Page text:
Roald Dahl and Steven Spielberg are two names that work wonderfully together to create an enjoyable and magical adventure that captures the heart and imagination.
In a world that is filled with gloom and doom currently, it is wonderful that Steven Spielberg has brought this charming (if slightly frightening tale) to life in the most colourful and vibrant way.
The film (as the book does) begin with Sophie a little girl living in an orphanage who one night spots a huge and potentially frightening creature who snatches her out of bed and takes her to his home in Giant Country. Later, it transpires this creature is the BFG (Big Friendly Giant) and together they conspire to prevent the other more terrifying giants from causing the disappearances of other children (although this is not really referenced to).
What is so lovely about this film is the relationship between The BFG (Mark Rylance) and Sophie (Ruby Barnhill) which despite the difference in species is natural, tender and heartwarming. Rylance’s performance as the Big Friendly Giant exactly matches my own impressions of the giant when I originally read the book as a child – his confusion and mixing up of words constantly brings a smile to the audience. But Rylance is perfectly matched in performance by Ruby Barnhill, whose determination and bossiness makes her endearing rather than irritating and never looks at all fazed by appearing in a big film such as this.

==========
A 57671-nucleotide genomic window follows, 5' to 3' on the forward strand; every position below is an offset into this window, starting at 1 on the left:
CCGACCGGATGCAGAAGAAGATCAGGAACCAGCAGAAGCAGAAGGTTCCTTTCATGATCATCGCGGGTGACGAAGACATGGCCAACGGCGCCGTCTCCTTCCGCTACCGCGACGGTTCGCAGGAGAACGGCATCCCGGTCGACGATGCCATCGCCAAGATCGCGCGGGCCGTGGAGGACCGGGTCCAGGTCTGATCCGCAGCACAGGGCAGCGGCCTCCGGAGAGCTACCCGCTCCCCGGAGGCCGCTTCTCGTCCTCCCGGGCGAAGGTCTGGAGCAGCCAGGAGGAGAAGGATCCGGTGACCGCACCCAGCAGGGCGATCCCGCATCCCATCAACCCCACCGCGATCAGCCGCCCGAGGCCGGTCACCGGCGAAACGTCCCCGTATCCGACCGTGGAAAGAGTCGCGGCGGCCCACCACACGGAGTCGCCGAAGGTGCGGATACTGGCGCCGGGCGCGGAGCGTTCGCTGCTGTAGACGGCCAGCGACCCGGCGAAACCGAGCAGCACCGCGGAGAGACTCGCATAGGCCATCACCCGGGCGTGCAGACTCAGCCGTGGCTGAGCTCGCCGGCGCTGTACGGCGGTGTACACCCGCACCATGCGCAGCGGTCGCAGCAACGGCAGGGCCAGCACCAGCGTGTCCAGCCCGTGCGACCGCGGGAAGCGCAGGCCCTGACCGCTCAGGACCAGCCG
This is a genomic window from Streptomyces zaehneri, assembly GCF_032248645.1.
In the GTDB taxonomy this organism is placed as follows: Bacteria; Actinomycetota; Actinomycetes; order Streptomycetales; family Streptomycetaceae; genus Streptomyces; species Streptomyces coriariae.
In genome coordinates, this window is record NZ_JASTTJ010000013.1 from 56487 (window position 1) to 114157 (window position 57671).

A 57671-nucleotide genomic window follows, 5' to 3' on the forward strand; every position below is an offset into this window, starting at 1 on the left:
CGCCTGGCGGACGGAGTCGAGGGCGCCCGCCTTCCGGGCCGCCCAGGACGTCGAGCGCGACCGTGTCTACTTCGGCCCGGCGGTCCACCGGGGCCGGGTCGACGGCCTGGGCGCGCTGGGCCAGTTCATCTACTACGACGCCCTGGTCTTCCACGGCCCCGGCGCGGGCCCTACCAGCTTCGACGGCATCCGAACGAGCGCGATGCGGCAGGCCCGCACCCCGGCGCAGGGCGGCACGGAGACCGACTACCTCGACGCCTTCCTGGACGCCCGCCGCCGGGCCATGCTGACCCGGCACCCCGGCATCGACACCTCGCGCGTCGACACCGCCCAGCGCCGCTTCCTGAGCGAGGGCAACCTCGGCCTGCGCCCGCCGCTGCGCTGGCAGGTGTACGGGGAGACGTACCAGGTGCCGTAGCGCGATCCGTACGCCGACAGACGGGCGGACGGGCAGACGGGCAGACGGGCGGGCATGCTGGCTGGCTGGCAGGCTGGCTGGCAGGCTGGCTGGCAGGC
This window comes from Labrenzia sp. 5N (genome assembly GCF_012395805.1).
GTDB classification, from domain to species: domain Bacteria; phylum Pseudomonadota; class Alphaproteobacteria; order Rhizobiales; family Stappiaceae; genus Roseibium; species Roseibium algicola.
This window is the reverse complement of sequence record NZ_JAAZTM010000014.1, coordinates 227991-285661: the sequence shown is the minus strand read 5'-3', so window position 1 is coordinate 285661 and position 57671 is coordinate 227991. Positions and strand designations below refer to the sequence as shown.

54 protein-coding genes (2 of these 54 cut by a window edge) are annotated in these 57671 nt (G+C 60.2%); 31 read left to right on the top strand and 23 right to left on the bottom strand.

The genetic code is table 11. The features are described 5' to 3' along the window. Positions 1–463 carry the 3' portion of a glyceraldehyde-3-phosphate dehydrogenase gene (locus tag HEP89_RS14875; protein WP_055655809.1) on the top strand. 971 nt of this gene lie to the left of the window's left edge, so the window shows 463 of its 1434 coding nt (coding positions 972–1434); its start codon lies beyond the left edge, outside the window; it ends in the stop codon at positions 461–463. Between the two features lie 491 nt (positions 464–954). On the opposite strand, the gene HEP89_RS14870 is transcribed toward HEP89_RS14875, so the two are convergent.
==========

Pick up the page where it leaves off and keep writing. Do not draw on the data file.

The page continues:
Of course, as in many book to film adaptations there are a few changes from the book – for example although there are bad giants there is never a reference to them eating the children – which for obvious reasons was considered to be a bit too frightening image for younger audiences to cope with.
But it is still a real thrill when references to snozzcumbers and whizzpoppers are made, showing a real affection for Dahl’s original and quirky language that still delights today – showing once again that there is no one quite like Dahl for imagination.
A wonderful adventure that will delight audiences of all ages (although some scenes might be a little bit scary for the very young) and bursts full of colour and life.
The BFG is available to buy on DVD through Amazon now.